Many large reservoirs in California need to store and release water in a way that balances flood control needs against water supply needs (San Diego’s reservoirs have limited flood control capability but were mainly designed for storage). Those state reservoir levels need to be lowered in late summer and fall in order to have enough capacity to capture and hold floodwaters that will come during the wet season, but they also need to retain enough to supply needed water in the dry months.
“Reservoir rule curves” help manage when water should be released or held back.
Mountain snow is a factor in the timing and quantity of reservoir releases; the frozen snowpack serves as water storage that gradually melts and provides a predictable flow of water into the reservoirs.
Over recent years we have seen a gradual trend where more precipitation falls as rainfall instead of snow, and the snow that does fall tends to melt earlier in the season. This means that larger water flows into the reservoirs in a short period may threaten to exceed storage capacity, which in turn means more water needs to be released than would be desirable. The unwanted outcome can be that later, during the dry season, with insufficient snowmelt to help restore water levels, reservoirs could be unable to meet demand. The report Climate Change and Reservoir Rule Curves discusses that business in some detail.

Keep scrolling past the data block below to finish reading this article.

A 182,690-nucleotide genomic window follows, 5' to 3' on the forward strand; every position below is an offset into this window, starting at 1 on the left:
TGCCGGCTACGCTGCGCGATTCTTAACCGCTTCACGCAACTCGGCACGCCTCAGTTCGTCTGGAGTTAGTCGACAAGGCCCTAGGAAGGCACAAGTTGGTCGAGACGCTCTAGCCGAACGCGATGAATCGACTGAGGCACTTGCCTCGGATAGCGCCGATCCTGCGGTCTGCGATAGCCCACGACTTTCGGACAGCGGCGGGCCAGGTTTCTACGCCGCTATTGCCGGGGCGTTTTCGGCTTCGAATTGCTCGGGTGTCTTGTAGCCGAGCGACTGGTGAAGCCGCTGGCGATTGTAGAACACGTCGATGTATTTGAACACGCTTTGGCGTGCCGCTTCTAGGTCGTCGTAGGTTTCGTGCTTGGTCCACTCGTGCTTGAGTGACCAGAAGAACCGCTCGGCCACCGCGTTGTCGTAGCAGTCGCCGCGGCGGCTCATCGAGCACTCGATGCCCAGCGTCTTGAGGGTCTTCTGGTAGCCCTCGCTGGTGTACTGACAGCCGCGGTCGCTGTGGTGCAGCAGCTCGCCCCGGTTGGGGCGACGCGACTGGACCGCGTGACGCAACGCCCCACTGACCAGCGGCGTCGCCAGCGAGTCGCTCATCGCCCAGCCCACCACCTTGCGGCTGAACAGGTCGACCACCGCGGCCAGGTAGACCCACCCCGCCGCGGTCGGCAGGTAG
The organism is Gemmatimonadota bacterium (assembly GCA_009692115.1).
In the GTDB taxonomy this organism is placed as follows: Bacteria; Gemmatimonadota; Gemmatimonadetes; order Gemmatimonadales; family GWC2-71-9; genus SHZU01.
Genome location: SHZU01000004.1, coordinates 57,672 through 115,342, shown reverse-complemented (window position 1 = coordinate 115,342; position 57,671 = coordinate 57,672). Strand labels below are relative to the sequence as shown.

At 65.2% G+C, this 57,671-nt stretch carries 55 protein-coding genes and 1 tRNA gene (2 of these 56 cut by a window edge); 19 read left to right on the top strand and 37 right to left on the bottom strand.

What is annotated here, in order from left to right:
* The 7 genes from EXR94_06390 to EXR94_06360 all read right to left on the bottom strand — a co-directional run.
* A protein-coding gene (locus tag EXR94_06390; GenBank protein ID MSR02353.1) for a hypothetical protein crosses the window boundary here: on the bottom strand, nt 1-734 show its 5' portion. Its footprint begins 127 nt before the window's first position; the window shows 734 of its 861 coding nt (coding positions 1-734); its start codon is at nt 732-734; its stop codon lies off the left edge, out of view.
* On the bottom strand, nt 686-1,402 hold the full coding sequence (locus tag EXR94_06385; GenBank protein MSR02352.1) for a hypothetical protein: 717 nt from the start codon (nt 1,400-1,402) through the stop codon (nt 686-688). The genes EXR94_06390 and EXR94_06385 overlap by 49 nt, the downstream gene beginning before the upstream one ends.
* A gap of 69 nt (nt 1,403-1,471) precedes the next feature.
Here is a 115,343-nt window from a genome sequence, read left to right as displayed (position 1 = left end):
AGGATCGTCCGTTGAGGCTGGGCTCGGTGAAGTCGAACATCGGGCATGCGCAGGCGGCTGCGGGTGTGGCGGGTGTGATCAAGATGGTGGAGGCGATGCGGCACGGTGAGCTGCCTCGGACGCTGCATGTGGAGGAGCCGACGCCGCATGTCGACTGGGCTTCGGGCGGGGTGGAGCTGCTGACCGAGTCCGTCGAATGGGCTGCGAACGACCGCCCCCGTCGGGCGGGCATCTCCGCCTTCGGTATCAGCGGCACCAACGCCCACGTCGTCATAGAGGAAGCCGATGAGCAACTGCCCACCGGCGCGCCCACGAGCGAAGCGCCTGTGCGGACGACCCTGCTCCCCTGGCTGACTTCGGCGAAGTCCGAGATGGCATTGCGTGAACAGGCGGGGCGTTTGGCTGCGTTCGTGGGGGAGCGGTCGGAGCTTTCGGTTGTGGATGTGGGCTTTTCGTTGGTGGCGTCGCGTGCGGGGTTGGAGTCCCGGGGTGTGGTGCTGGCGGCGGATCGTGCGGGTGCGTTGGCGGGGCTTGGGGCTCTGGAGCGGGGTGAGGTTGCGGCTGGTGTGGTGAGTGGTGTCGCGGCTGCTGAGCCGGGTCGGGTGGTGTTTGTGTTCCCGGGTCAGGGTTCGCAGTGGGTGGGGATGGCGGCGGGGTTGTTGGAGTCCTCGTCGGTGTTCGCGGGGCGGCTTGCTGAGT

In considering the collective needs of environmental, agricultural, and urban/rural interests over the long term (say 50 years), one viewpoint is that we need to increase storage capacity throughout the state in order to have more flexibility in managing the alternating flow requirements. In other words, build more dams or raise the height of existing dams.
In San Diego, we’re only indirectly affected by changing precipitation patterns elsewhere but we’re still raising the San Vicente Dam in order to more than double the capacity of its reservoir. That’s being done because of San Diego’s meager local water resources and very limited emergency reserves. In this we’re fortunate to have a reservoir that was suitable for enlargement. Keeping it filled will partly depend on an increasingly variable amount of imported water. Eventually a small amount of IPR water may also be a source for the reservoir.
For the state as a whole, in the face of changing precipitation patterns and growing demand, should we or could we increase reservoir storage on a large scale? Or can we adequately meet our needs by further refining reservoir rule curves and trying to make better use of existing resources? Funding for additional infrastructure proposed in the California Water Bond suggests increased storage is a priority although it’s looking like the bond may not make it to the ballot this year. One outcome seems easy to predict: whatever we end up doing, there are going to be a lot of unhappy people.
[April 22, 2011: The Sacramento Bee raises this issue [should we increase storage capacity] now that California had a wet winter filling up its reservoirs.]
More background: Managing an uncertain future: climate change adaptation strategies for California’s water / California Department of Water Resources.